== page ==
Soluble Substances: Which Solids Dissolve In Water?

Soluble Substances

Home science projects are a brilliant way for you to help your children understand the world, and support their learning - and they don't need to be complicated or involve new or expensive equipment.

Teaching your children which things are soluble in water and which aren't helps them understand new scientific concepts such as 'solubility', 'solids', 'solvent' and 'solution'.  They'll also be able to answer questions such as "Is sand soluble in water?'

Luckily, your kitchen and home are already packed with soluble materials that can help your kids get a grasp on which things dissolve, and which don't.

The Difference Between Soluble Substances and Insoluble Ones

A soluble substance is one that dissolves in a liquid, usually water.  It might look like it's simply disappeared, but in fact, it's still there - it's just mixed in to form a liquid called a 'solution'.  

The solid that dissolves is called the 'solute'. The liquid that dissolves the solute is called the 'solvent'.

An insoluble substance is a solid that doesn't dissolve, even if you warm up the water.

A Fun Experiment To Try At Home: Which Solids Are Good At Dissolving?

Soluble Substances

Does sand dissolve in water? Is flour soluble in water? The following experiment will help your children answer these questions, and understand exactly what solubility means.

Materials Needed

Try a variety of the following:




Ground black pepper

Play sand

Coffee granules and/or coffee grounds

Jelly cubes

Ground chalk

Loose tea

Clear beakers or plastic cups

Clean teaspoons

Warm water

Protective clothing such as an apron, to save clothes from getting messy

Step one - Make A Prediction

First, ask your child to predict which substances will be good at dissolving. It can be fun to draw up a simple table with different headings so you can see clearly your results at the end of the experiment.

For example, use these headings:

Name of substance: eg salt, sand

Do you think it will dissolve? Yes or No.

Did it dissolve in cold water? Yes or No.

Did it dissolve in warm water? Yes or No.

Were there any other changes you noticed - eg a change in colour?

Result: the substance is Soluble or Insoluble

Step Two - The Experiment

Fill a selection of plastic cups or beakers with warm, but not hot, tap water. Clear ones are best, as you will be able to see what's going on better.

Using a clean teaspoon,  transfer a heaped teaspoon of your chosen substance into the water to test its solubility. Give it a good stir.

Watch together to see if it will dissolve in water. Get your kids to note their observations. Does the water stay clear? Does the substance sink to the bottom or swirl around?

Repeat the process for each substance, and record the results. Try to use the same amount of liquid and solid for each thing, so your results are fair.

Repeat the experiment again with cold water. What differences do your kids notice this time, if any? Did some substances not dissolve as easily this time? They could also try recording how long dissolving takes at different temperatures.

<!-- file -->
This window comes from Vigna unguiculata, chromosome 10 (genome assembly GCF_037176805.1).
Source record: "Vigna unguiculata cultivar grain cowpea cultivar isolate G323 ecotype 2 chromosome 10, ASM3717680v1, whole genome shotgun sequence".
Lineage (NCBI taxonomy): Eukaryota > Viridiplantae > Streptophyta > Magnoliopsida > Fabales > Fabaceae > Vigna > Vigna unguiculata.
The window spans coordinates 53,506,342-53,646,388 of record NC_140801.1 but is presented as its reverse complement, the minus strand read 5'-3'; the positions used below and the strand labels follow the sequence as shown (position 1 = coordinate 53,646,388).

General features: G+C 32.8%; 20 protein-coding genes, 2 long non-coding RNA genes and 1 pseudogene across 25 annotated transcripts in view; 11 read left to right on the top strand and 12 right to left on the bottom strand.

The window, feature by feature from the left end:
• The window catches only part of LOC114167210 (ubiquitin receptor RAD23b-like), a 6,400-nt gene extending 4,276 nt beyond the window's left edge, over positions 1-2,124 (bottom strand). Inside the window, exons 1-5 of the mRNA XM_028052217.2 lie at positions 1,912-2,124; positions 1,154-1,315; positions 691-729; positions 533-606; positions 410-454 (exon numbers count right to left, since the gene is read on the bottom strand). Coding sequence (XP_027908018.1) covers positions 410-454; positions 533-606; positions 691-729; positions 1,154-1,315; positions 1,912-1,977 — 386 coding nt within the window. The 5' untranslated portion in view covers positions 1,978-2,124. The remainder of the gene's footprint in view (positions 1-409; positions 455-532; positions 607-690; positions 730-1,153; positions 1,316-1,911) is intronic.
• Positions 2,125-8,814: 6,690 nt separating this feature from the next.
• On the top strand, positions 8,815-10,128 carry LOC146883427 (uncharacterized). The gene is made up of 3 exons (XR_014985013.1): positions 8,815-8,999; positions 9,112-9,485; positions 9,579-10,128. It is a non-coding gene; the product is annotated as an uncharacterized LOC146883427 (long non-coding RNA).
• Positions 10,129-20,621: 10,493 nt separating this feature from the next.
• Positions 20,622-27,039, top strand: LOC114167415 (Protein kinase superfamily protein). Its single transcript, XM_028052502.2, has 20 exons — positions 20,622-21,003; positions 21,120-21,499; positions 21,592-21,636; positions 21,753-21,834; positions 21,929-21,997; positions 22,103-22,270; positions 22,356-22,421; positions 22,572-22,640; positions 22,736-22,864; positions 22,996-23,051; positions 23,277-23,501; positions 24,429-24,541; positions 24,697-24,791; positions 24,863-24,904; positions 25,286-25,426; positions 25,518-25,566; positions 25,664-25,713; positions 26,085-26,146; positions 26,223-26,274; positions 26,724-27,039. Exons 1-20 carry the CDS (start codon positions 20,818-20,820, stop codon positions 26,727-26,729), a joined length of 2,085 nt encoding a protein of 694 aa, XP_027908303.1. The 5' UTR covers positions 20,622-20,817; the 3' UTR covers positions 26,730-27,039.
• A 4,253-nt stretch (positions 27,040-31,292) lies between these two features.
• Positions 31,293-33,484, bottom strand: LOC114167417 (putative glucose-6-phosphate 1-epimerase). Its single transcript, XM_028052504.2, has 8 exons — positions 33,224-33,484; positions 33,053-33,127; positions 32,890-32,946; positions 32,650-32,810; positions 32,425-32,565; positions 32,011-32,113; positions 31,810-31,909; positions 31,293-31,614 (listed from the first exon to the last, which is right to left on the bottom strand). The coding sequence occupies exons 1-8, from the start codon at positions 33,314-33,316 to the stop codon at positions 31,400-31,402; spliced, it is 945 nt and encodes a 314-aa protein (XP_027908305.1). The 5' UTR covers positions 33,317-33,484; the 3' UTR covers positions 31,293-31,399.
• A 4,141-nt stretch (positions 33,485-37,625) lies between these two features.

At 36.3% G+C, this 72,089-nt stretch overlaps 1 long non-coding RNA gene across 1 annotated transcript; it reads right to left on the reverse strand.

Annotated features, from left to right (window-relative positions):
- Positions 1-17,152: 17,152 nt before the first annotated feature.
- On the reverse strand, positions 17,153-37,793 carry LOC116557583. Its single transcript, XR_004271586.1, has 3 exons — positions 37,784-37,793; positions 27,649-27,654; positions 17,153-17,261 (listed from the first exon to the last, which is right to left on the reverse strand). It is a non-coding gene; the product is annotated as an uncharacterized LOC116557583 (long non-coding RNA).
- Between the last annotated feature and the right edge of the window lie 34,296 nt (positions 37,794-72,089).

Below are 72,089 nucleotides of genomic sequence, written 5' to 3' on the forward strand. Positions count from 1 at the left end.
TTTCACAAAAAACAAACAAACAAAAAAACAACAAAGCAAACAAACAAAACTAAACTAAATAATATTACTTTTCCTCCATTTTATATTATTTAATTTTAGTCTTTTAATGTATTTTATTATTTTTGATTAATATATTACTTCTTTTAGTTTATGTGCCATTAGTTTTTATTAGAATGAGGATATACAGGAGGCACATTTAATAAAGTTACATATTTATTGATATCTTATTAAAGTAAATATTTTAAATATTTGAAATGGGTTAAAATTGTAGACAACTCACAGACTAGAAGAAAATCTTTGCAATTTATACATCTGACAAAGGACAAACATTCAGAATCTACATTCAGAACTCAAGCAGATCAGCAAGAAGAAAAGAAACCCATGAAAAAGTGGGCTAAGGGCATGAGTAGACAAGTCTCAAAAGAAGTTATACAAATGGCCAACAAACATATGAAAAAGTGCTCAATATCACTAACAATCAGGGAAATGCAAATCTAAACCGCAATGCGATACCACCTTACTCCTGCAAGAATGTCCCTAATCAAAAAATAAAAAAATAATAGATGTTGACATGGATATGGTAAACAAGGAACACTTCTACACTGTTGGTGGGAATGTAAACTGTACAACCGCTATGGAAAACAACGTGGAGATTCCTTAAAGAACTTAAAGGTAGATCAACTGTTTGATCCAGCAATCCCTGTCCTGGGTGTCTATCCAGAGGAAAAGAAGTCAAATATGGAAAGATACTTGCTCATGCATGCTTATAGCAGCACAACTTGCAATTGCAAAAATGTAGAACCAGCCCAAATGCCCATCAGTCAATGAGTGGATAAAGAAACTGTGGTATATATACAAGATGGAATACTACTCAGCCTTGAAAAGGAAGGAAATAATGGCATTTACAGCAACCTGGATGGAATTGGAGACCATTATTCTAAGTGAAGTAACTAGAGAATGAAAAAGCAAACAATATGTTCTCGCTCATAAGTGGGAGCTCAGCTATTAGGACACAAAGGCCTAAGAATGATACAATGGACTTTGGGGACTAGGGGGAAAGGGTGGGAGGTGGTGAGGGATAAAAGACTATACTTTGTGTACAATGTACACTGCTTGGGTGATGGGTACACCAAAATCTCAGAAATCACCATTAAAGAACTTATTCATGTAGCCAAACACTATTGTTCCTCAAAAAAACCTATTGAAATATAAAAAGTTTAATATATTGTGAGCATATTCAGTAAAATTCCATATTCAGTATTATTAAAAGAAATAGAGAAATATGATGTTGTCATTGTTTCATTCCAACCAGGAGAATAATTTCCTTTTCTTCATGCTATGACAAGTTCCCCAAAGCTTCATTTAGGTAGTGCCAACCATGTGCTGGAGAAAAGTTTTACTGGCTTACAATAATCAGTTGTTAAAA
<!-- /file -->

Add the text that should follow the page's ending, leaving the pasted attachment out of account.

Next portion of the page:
The Science Behind Your Results

Soluble Substances
Image © St Nicholas Primary School

Have a chat with your kids about the results. Were there any that surprised them?

They will have found that things like sand, pepper, coffee grounds, tea leaves and chalk dust don't dissolve, even in warm water. It's likely they simply sank to the bottom of the cups or floated around in the water, and you can still clearly see them.

However, they should have discovered that the salt, sugar and coffee granules all dissolved, forming a solution.

Here the big crystals (eg of sugar) will have broken down in the water, changing from large clumps of molecules into smaller groups of molecules, that mix more freely with the water. (Molecules are the very smallest unit of something.)

Hot Versus Warm Water

Your children probably found soluble substances like sugar and the jelly cubes dissolved more easily in the warm water. This is because the molecules in hot water have more energy than in cold, and move around faster. This helps break down the big clumps of molecules in a solute into smaller ones more quickly.

Smaller particles also tend to dissolve more quickly than bigger ones - so, for example, you might find that granulated sugar dissolves more slowly than finer caster sugar.

You might also have found that stirring helped certain items dissolve more quickly. This is because it helps distribute the particles  - like those in salt - more evenly around the water, boosting solubility.

One unexpected result might be finding that flour doesn't dissolve - instead, it will have turned the water murky or cloudy.

Solutions are always clear  - so if the solvent goes cloudy, that means you've created a suspension instead, where the particles are more spread out in the water, but the molecules haven't broken down into smaller components. If you filter a suspension, then you can recover the particles from the solvent - but you can't do that with a solution. Here you would need to evaporate the water to recover the solute  (that one's a project for when your kids are older!).



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